The number of homes in the United States with cable, satellite or telco television services fell from 99.23 million to 97.81 million between the first quarter of 2016 and the first quarter of 2017. The number of broadcast only television homes increased by 1.91 million over the same period, while the number with only broadband rose by 1.5 million.
The figures from Nielsen show the number of television homes with only broadcast television or broadband video increased by almost 20% to reach 20.59 million.
Of these, the number of television homes with broadband only increased 39% year on year, to reach 5.37 million homes.
There was a continuing decline in the number of “cable plus” homes that receive cable, satellite or telco television services, falling by 1.4% year on year.
According to research company Dataxis, the pay-television market in the United States still exceeds 100 million subscribers, although the figure fell by 1.2 million between the first quarter of 2016 and the first quarter of 2017, a decline of 1.2%.
The informitv Multiscreen Index tracks subscriber numbers as reported by service providers. The top 10 services in the United States lost 1.77 million subscribers year on year, ending the first quarter of 2017 with 87.93 million. That is around a 2% fall.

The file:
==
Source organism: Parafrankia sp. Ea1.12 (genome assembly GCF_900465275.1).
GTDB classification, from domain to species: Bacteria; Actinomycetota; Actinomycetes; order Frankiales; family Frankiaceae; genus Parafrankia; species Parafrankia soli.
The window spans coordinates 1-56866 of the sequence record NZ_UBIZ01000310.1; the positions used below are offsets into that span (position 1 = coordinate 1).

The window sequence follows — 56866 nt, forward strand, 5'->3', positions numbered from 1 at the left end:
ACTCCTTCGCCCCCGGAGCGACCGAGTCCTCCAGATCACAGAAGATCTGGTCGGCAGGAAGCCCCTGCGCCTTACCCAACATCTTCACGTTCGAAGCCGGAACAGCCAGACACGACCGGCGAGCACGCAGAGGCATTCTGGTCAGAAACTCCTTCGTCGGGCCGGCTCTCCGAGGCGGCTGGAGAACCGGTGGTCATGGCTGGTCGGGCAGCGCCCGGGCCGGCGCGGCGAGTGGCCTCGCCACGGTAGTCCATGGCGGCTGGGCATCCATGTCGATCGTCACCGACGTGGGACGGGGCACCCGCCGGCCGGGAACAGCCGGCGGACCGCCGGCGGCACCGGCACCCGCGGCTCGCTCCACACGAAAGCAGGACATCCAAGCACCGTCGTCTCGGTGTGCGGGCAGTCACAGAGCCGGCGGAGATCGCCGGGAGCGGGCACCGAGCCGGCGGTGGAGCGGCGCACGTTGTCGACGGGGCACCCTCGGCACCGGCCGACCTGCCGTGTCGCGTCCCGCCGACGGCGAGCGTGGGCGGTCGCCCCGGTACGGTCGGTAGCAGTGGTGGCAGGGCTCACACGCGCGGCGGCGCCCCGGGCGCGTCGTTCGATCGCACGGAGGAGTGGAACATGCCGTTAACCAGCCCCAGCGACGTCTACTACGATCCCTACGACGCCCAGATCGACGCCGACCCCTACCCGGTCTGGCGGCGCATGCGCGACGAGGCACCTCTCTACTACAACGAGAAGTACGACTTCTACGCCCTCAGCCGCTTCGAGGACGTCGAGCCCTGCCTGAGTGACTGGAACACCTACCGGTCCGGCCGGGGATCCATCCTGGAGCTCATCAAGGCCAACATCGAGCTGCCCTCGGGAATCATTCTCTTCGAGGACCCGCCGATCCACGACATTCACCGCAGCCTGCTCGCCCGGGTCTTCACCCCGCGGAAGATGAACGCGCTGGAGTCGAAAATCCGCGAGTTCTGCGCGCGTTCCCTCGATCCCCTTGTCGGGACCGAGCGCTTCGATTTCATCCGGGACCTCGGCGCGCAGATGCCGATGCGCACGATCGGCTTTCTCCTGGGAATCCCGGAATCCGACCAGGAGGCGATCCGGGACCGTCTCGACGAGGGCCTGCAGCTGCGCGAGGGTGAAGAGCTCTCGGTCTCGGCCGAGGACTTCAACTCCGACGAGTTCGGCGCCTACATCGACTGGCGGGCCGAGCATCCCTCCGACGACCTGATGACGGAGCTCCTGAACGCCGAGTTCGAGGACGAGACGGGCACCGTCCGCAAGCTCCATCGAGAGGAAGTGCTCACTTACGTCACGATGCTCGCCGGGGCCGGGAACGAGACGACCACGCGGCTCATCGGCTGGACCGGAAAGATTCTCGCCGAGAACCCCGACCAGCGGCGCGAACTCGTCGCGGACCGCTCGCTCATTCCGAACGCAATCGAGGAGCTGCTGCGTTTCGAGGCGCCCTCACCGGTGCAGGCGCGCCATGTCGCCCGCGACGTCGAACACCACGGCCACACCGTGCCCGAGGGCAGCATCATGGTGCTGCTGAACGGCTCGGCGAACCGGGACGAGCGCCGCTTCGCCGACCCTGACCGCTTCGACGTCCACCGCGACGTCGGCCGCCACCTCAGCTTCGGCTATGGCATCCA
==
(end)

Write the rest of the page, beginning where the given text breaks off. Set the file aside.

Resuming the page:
That still leaves these ten service providers with 75% of television homes in the United States, with about 10 million among other operators.
Nielsen estimates that 82% of television households receive cable, satellite or telco television, rising to 84% among white homes. Cable has a 44% market share, with satellite at 30% and telco at 8%. The number of broadcast only homes is 13%, while broadband only homes are 5% of television households. Of the broadcast only homes, nearly six out of ten do not have internet access.
So while the number of broadband only homes is rising rapidly, they only account for about one in twenty television households.
Online video services are still more of a supplement to rather than a substitute for traditional pay television in the United States.
57% of homes have subscription video on demand, rising to 69% among Asian American homes. That compares to 54% of homes with a digital video recorder.
Subscription video services are more popular among millennials, which Nielsen defines as those born between 1980 and 1996, with 76% having such a service.
This age group still watches three hours of live or time-shifted television a day, although that is down by 12 minutes on the previous year.
Those born after 1997 watch less, at 2 hours and 18 minutes a day, down by 16 minutes year on year.
The big question is whether younger people will continue to watch less as they get older, becoming more like those in their forties, who still watch 4 hours and 38 minutes of television a day.